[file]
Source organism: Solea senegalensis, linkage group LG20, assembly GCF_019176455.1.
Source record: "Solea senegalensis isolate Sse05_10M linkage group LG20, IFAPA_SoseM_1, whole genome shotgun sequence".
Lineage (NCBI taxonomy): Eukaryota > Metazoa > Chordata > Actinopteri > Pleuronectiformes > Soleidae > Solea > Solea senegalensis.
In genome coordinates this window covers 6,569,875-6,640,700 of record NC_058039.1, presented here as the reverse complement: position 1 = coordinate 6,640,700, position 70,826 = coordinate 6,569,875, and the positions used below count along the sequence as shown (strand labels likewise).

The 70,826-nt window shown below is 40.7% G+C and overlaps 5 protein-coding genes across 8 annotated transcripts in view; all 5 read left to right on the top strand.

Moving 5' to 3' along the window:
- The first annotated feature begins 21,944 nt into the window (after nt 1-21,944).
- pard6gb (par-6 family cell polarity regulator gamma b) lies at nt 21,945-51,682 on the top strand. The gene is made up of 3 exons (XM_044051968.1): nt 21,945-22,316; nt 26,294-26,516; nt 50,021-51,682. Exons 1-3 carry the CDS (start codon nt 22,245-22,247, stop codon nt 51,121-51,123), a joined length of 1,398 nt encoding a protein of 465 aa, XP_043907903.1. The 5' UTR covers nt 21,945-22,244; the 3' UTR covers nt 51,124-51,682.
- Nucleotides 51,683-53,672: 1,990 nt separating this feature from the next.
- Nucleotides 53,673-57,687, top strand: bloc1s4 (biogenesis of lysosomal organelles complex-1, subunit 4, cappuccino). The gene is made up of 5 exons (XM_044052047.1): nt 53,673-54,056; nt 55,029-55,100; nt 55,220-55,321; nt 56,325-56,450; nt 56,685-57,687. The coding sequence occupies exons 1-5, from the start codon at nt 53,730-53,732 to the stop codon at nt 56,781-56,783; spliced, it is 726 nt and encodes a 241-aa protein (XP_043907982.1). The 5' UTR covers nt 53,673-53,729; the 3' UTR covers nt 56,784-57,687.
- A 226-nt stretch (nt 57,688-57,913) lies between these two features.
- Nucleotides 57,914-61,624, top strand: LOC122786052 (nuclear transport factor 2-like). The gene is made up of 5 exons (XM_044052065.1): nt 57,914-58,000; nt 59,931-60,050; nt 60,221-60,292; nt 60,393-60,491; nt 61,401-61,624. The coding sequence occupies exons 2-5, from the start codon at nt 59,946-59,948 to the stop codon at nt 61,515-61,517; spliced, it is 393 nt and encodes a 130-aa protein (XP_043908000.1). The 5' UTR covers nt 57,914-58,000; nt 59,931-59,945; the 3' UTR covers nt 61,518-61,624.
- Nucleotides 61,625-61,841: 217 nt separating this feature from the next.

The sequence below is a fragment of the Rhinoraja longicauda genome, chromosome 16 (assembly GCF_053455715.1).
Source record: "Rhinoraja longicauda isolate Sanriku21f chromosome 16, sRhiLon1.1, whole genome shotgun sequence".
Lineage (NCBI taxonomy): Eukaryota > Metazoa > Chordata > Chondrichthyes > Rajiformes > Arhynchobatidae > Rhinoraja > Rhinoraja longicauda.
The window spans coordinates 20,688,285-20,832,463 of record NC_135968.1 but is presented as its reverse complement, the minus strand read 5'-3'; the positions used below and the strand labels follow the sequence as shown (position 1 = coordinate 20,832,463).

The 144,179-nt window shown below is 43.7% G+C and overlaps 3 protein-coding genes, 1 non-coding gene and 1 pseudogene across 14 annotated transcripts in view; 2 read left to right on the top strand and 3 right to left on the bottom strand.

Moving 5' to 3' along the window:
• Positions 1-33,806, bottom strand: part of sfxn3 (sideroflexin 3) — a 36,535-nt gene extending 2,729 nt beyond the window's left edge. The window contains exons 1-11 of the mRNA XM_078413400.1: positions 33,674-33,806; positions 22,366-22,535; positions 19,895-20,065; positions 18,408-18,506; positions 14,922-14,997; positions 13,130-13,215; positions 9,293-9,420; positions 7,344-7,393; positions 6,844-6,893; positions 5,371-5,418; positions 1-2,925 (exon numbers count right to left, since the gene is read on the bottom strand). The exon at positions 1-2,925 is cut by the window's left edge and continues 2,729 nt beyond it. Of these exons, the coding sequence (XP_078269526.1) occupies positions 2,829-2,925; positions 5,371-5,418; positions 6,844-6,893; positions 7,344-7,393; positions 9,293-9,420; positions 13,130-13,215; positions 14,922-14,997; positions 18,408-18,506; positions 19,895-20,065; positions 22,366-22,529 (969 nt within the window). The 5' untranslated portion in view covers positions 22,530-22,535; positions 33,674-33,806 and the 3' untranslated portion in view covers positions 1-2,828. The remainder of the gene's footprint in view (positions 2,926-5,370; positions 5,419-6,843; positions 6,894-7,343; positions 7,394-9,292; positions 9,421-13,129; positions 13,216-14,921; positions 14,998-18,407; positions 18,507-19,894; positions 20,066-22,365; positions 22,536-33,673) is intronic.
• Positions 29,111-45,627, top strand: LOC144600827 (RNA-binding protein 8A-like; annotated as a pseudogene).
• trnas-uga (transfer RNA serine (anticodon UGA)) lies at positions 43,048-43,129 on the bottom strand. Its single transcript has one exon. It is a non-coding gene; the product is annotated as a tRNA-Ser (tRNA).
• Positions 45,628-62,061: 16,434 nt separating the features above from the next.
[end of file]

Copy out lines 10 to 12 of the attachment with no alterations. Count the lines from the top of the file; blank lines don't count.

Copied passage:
- Nucleotides 53,673-57,687, top strand: bloc1s4 (biogenesis of lysosomal organelles complex-1, subunit 4, cappuccino). The gene is made up of 5 exons (XM_044052047.1): nt 53,673-54,056; nt 55,029-55,100; nt 55,220-55,321; nt 56,325-56,450; nt 56,685-57,687. The coding sequence occupies exons 1-5, from the start codon at nt 53,730-53,732 to the stop codon at nt 56,781-56,783; spliced, it is 726 nt and encodes a 241-aa protein (XP_043907982.1). The 5' UTR covers nt 53,673-53,729; the 3' UTR covers nt 56,784-57,687.
- A 226-nt stretch (nt 57,688-57,913) lies between these two features.
- Nucleotides 57,914-61,624, top strand: LOC122786052 (nuclear transport factor 2-like). The gene is made up of 5 exons (XM_044052065.1): nt 57,914-58,000; nt 59,931-60,050; nt 60,221-60,292; nt 60,393-60,491; nt 61,401-61,624. The coding sequence occupies exons 2-5, from the start codon at nt 59,946-59,948 to the stop codon at nt 61,515-61,517; spliced, it is 393 nt and encodes a 130-aa protein (XP_043908000.1). The 5' UTR covers nt 57,914-58,000; nt 59,931-59,945; the 3' UTR covers nt 61,518-61,624.